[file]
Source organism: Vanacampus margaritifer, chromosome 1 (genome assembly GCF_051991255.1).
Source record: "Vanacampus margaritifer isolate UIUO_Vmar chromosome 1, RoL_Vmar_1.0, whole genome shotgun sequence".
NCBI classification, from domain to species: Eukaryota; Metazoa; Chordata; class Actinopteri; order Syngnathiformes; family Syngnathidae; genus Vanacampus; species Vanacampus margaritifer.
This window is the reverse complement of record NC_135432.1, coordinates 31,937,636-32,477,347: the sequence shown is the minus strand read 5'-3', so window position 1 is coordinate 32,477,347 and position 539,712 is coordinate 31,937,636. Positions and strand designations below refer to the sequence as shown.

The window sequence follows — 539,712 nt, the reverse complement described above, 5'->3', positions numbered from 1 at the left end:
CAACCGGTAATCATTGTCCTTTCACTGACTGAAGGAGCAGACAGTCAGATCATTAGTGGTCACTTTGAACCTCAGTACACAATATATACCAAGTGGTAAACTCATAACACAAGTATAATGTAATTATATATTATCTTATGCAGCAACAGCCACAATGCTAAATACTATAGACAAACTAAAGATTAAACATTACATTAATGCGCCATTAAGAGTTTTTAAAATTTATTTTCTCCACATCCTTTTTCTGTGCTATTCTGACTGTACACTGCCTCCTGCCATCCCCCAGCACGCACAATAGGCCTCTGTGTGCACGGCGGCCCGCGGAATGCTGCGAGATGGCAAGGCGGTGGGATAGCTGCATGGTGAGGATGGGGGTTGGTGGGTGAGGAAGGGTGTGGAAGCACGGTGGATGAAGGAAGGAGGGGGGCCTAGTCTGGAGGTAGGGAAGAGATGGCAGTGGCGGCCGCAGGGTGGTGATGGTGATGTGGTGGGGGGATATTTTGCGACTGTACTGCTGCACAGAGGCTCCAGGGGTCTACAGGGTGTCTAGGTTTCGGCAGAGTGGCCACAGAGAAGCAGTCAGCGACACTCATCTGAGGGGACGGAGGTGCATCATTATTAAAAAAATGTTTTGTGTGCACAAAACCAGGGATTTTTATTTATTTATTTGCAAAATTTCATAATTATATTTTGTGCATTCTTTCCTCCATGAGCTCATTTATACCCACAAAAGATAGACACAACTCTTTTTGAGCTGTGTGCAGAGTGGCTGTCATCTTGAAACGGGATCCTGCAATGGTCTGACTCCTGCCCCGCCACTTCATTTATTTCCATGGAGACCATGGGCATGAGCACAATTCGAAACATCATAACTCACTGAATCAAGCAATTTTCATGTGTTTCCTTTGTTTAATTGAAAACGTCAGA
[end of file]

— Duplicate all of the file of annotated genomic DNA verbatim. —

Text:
Source organism: Vanacampus margaritifer, chromosome 1 (genome assembly GCF_051991255.1).
Source record: "Vanacampus margaritifer isolate UIUO_Vmar chromosome 1, RoL_Vmar_1.0, whole genome shotgun sequence".
NCBI classification, from domain to species: Eukaryota; Metazoa; Chordata; class Actinopteri; order Syngnathiformes; family Syngnathidae; genus Vanacampus; species Vanacampus margaritifer.
This window is the reverse complement of record NC_135432.1, coordinates 31,937,636-32,477,347: the sequence shown is the minus strand read 5'-3', so window position 1 is coordinate 32,477,347 and position 539,712 is coordinate 31,937,636. Positions and strand designations below refer to the sequence as shown.

The window sequence follows — 539,712 nt, the reverse complement described above, 5'->3', positions numbered from 1 at the left end:
CAACCGGTAATCATTGTCCTTTCACTGACTGAAGGAGCAGACAGTCAGATCATTAGTGGTCACTTTGAACCTCAGTACACAATATATACCAAGTGGTAAACTCATAACACAAGTATAATGTAATTATATATTATCTTATGCAGCAACAGCCACAATGCTAAATACTATAGACAAACTAAAGATTAAACATTACATTAATGCGCCATTAAGAGTTTTTAAAATTTATTTTCTCCACATCCTTTTTCTGTGCTATTCTGACTGTACACTGCCTCCTGCCATCCCCCAGCACGCACAATAGGCCTCTGTGTGCACGGCGGCCCGCGGAATGCTGCGAGATGGCAAGGCGGTGGGATAGCTGCATGGTGAGGATGGGGGTTGGTGGGTGAGGAAGGGTGTGGAAGCACGGTGGATGAAGGAAGGAGGGGGGCCTAGTCTGGAGGTAGGGAAGAGATGGCAGTGGCGGCCGCAGGGTGGTGATGGTGATGTGGTGGGGGGATATTTTGCGACTGTACTGCTGCACAGAGGCTCCAGGGGTCTACAGGGTGTCTAGGTTTCGGCAGAGTGGCCACAGAGAAGCAGTCAGCGACACTCATCTGAGGGGACGGAGGTGCATCATTATTAAAAAAATGTTTTGTGTGCACAAAACCAGGGATTTTTATTTATTTATTTGCAAAATTTCATAATTATATTTTGTGCATTCTTTCCTCCATGAGCTCATTTATACCCACAAAAGATAGACACAACTCTTTTTGAGCTGTGTGCAGAGTGGCTGTCATCTTGAAACGGGATCCTGCAATGGTCTGACTCCTGCCCCGCCACTTCATTTATTTCCATGGAGACCATGGGCATGAGCACAATTCGAAACATCATAACTCACTGAATCAAGCAATTTTCATGTGTTTCCTTTGTTTAATTGAAAACGTCAGA